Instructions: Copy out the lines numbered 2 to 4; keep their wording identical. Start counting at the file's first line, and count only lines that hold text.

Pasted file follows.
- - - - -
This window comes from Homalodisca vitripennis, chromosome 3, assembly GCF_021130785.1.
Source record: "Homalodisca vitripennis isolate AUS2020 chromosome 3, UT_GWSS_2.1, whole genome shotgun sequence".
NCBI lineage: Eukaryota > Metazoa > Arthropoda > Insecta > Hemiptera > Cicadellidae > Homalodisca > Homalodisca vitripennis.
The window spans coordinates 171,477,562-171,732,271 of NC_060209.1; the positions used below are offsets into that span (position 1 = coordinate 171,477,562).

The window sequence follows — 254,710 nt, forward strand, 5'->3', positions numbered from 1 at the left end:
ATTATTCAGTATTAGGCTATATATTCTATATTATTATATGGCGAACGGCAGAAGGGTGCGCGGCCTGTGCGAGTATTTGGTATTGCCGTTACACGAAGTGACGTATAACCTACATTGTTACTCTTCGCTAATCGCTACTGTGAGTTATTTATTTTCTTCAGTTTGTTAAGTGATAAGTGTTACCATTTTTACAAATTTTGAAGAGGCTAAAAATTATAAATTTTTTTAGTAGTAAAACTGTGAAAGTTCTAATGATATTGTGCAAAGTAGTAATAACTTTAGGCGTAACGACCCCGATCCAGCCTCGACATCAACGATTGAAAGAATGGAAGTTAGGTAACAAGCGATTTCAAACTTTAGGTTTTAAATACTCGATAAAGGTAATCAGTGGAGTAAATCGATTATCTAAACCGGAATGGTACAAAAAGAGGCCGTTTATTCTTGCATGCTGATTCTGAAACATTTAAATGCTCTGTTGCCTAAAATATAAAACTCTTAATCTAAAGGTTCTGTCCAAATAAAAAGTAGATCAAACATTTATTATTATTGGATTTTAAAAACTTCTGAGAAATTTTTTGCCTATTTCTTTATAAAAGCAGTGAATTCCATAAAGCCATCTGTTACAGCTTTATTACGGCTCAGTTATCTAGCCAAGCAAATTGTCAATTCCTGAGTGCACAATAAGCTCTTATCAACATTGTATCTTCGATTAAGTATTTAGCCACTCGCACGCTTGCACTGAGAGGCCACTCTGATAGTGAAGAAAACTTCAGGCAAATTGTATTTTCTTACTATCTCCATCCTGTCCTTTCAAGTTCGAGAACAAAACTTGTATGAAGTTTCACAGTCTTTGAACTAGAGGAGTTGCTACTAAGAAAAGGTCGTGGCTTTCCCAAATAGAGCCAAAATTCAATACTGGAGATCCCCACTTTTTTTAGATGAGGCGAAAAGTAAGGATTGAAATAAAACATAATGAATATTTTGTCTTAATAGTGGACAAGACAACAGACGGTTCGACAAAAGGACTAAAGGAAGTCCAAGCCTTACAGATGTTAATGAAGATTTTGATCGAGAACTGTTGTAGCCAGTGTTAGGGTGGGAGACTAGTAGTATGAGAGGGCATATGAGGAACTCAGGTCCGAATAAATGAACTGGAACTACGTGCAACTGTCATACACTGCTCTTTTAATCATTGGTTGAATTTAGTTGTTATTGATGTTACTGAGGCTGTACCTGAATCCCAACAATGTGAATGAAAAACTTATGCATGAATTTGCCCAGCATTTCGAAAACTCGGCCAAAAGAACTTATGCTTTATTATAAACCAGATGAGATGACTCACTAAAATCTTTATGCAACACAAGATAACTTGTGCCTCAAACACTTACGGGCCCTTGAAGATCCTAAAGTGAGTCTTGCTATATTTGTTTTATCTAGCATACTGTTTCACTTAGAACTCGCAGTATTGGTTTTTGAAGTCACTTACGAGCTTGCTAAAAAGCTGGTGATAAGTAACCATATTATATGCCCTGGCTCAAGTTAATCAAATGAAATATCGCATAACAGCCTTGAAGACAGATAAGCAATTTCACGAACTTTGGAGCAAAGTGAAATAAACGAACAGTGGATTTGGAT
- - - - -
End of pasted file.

Source record: "Homalodisca vitripennis isolate AUS2020 chromosome 3, UT_GWSS_2.1, whole genome shotgun sequence".
NCBI lineage: Eukaryota > Metazoa > Arthropoda > Insecta > Hemiptera > Cicadellidae > Homalodisca > Homalodisca vitripennis.
The window spans coordinates 171,477,562-171,732,271 of NC_060209.1; the positions used below are offsets into that span (position 1 = coordinate 171,477,562).